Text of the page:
Fifty years after America’s first Earth Day spurred cleanups that led to the creation of the Environmental Protection Agency, Colorado residents face less toxic muck, and pollution will decrease more in the future, federal enforcers say — rejecting claims that President Donald Trump has hobbled a once-robust agency.
People in Colorado and surrounding states who are bothered by the degradation of air, land and water should “expect continued improvements,” EPA regional administrator Greg Sopkin told The Denver Post.
But EPA regulatory rollbacks this week reached the point that Colorado Attorney General Phil Weiser launched a legal battle to restore wetland and waterway protections. And state leaders accused the EPA of leaving states on their own to deal with unprecedented climate and health threats.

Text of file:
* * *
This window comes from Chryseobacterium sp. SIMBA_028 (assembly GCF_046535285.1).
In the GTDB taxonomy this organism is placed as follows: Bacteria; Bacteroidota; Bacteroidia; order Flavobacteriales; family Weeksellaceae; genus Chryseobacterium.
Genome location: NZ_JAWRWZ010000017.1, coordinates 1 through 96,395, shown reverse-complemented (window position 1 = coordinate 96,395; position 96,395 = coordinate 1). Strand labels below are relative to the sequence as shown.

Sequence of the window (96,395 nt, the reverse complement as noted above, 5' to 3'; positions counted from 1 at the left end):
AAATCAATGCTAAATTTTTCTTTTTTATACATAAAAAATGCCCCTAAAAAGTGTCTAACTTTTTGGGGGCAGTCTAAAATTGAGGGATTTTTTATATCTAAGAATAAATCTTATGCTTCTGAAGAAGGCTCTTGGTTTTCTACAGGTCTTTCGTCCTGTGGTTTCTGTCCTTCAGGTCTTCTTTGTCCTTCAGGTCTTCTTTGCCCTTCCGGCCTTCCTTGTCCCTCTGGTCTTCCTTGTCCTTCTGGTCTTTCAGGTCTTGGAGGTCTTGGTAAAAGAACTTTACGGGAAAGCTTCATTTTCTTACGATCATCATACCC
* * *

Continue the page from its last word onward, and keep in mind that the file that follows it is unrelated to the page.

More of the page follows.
Colorado’s public health department, for example, is struggling to carry out state lawmakers’ order to cut heat-trapping greenhouse gas pollution from about 125 million tons a year